Hello lovely family and friends
BREAKING NEWS: we have two new family members!
Hobbes and Davy have been adopted from a cat shelter.
I guess they are teenag cats, as Hobbes is 7 months old, and Davy is 6 months old. Our house finally feels like a home! I have had pets my whole life, and living without any for four years has been hard for me and the boys. The Breadwinner was fine without them, but he is really enjoying this naughty pair.
Hobbes was called Shortbread, but trying to find a nickname from that – Shorty or Bread? Plus, my redhead son, who wanted a redhead cat, is a Calvin and Hobbes fan. Davy was called David, but that seems a bit too grown up for him for now. The cats came from different foster homes, but are already practically joined at the hip. They are very curious about any activity in the house and always want to be near a person. Walking from one room to another has become challenging as it entails being orbited by two furry satellites. And when you are trying to get out of the garage without them, cunning is required.
Jack feels the need for some ginger support, because redheads get given a hard time in NZ.
Red hair is so rare in Botswana that Jack was like a celebrity there, which does have its own issues. From when he was a little baby, he had glowing copper coloured hair, and people were always touching his hair, and wanting to pick him up. When he was about four years old, someone asked me if his hair was dyed. I found this very amusing and told our delightful gardener, who started working for us when Jack was just six months old. He said that he too used to think Jack’s hair was dyed, as it was the same colour that our gardener’s hair was when he peroxided it in his fashion-conscious twenties. Eventually he realised that the colour never grew out and was natural.
When we visited Scotland, Jack blended right in. Here in New Zealand, there are almost as many redheads per capita as there are in Scotland, probably from all the Scottish immigrants. Common boy names here are Lachlan, Calum, Cameron and Hamish. Not hard to guess where they all originated from. So, it’s ironic that the redheads here are called by a derogatory name – ‘ranga,’ short for orangutang. I think it originated in Australia.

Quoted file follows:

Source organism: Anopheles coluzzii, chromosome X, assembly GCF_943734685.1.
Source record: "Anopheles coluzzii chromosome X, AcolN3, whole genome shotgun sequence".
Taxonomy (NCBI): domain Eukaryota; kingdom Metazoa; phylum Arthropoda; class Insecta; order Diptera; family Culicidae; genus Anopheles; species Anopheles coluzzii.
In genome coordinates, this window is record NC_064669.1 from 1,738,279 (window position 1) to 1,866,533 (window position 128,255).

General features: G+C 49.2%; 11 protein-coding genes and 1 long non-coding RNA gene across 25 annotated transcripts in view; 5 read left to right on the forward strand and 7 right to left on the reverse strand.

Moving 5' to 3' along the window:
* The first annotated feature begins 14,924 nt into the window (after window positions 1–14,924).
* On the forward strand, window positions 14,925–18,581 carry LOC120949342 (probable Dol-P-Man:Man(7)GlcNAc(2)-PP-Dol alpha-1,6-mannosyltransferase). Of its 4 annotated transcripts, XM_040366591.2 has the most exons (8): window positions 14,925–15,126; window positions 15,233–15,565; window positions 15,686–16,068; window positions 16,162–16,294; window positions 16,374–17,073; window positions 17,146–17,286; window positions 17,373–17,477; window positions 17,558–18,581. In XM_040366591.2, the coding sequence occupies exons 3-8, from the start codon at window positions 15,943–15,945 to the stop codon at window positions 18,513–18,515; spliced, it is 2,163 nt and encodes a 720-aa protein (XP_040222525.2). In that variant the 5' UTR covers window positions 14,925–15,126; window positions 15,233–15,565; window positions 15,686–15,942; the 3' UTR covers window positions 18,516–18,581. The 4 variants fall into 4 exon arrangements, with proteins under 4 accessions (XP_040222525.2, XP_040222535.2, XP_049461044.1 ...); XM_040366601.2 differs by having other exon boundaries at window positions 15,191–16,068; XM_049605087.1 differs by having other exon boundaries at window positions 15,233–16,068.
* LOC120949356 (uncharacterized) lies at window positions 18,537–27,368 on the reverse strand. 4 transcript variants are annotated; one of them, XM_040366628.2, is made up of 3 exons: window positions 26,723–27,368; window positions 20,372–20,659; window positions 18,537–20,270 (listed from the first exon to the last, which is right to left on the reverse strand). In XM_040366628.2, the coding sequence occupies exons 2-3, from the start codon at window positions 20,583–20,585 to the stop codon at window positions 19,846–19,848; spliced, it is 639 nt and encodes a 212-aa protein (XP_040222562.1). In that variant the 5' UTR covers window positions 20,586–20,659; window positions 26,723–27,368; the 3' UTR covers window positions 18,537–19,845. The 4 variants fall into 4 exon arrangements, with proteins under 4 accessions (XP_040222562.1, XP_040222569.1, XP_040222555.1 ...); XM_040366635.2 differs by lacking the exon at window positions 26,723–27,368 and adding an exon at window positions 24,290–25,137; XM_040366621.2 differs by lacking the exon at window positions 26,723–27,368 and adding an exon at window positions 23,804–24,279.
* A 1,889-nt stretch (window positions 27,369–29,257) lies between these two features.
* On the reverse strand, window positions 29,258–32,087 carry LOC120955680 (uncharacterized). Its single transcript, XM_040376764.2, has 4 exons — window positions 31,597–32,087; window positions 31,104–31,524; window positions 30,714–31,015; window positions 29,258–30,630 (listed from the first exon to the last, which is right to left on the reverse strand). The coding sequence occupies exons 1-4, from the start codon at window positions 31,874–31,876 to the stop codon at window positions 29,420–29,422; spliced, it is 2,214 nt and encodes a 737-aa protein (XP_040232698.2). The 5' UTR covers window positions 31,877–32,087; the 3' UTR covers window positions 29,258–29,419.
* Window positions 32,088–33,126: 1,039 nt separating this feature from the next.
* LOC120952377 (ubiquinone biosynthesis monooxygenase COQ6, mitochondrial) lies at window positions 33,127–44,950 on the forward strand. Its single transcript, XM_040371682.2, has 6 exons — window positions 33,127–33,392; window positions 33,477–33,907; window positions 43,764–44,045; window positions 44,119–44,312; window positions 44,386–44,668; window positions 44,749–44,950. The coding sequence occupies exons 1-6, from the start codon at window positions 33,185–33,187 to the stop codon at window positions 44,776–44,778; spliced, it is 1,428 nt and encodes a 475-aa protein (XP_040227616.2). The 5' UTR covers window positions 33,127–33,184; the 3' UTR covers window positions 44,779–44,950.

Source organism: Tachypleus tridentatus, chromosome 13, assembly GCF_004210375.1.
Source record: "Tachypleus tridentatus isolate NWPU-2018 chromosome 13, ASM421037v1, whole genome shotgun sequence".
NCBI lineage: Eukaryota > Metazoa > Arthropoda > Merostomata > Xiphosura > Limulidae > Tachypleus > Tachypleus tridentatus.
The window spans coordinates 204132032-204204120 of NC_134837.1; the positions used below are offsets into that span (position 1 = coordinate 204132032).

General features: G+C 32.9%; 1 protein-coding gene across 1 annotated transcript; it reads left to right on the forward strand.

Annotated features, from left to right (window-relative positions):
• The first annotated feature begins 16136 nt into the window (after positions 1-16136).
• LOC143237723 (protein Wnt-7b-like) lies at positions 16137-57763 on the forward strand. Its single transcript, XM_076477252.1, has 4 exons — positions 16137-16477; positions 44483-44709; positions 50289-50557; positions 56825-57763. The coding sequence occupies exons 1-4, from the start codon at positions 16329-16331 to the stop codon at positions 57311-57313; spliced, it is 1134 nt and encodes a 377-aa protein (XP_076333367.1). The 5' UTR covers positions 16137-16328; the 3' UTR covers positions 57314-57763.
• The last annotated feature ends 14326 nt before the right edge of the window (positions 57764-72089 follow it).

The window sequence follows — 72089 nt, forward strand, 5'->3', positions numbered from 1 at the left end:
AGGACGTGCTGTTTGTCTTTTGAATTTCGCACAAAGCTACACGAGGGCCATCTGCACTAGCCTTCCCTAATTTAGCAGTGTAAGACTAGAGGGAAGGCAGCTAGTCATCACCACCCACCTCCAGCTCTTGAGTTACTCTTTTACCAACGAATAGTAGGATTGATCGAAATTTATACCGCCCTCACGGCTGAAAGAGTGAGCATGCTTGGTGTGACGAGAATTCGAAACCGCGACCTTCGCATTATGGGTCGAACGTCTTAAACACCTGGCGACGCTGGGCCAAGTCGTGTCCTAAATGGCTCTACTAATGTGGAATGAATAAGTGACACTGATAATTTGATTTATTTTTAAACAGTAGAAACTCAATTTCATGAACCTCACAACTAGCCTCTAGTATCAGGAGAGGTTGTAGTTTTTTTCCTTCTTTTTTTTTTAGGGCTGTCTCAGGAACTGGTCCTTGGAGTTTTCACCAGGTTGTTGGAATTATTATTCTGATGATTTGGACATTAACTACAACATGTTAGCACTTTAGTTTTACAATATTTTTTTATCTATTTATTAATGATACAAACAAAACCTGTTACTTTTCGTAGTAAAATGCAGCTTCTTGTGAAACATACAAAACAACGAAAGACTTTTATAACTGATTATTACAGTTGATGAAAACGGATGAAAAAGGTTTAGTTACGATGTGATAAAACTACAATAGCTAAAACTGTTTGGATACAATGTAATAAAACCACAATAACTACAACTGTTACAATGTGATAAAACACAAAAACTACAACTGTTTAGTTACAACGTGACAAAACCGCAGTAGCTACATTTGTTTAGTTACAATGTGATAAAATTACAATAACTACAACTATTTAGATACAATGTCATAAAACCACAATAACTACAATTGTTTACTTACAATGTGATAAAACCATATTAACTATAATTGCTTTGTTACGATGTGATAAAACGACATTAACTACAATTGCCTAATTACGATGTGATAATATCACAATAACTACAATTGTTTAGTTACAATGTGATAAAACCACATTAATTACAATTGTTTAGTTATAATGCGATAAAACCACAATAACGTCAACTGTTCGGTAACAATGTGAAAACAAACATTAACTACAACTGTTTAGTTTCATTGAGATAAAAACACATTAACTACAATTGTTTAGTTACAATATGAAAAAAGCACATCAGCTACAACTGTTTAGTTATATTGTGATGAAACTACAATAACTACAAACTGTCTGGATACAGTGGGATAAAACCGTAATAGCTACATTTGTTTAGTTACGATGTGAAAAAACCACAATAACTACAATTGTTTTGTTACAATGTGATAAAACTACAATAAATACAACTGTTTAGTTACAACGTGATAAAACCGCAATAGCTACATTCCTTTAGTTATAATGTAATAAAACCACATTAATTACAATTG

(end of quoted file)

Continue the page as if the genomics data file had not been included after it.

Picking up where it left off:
Try calling some other subsect of humanity after an ape (or monkey) and see how well that goes down…
Jack copes well with it, and doesn’t mind his mates calling him that, but has had a few run-ins with more aggressive people.
Leaping from gorgeous redheads to art:
What does creating a painting actually entail?
- The first stage of a painting is getting the concept, which I can’t show you because it happens in my head.
- Buying the canvas.
- Priming the canvas with a thin wash of Burnt Sienna mixed with turpentine.
- Creating a PowerPoint slide of it.
- Sizing up and drawing the image (maths involved!)
- Covering the back of the drawing with blue pastel, and tracing it onto the pre-primed canvas.
- Mixing colour
8. Blocking in the first layer of paint.
9. The beginning/blocked in/dogs dinner stage of a painting
10. Painting on a second layer of paint starting from the top and working downwards, to avoid smudging.
11. Refining the water and glass.
12. Blocking in the cherries
13. Adding final layers to every part of the painting that need it.
14. Adding D rings and wire, and hanging it on the wall.
Orcas often swim around Wellington, and a little while ago, a visiting family pod lost a young adventurous orca who got separated from his mother and trapped in a rock pool. He was rescued and moved to a seawater pool, cared for day and night by a crew of willing rescue workers and volunteers who fed him and kept him company, actually staying in the water with him round the clock. Respect. While they did that, other rescue crews searched up and down the coast for his family pod, hoping to reunite them. He was named Toa, which is Māori for “warrior” and became deeply loved for his friendly personality. Sadly, he died almost two weeks later, leaving his carers heartbroken. This is a tribute to the Warrior and his people.
Long may Orcas swim in our seas! (even if they get annoyed and try to wreck boats)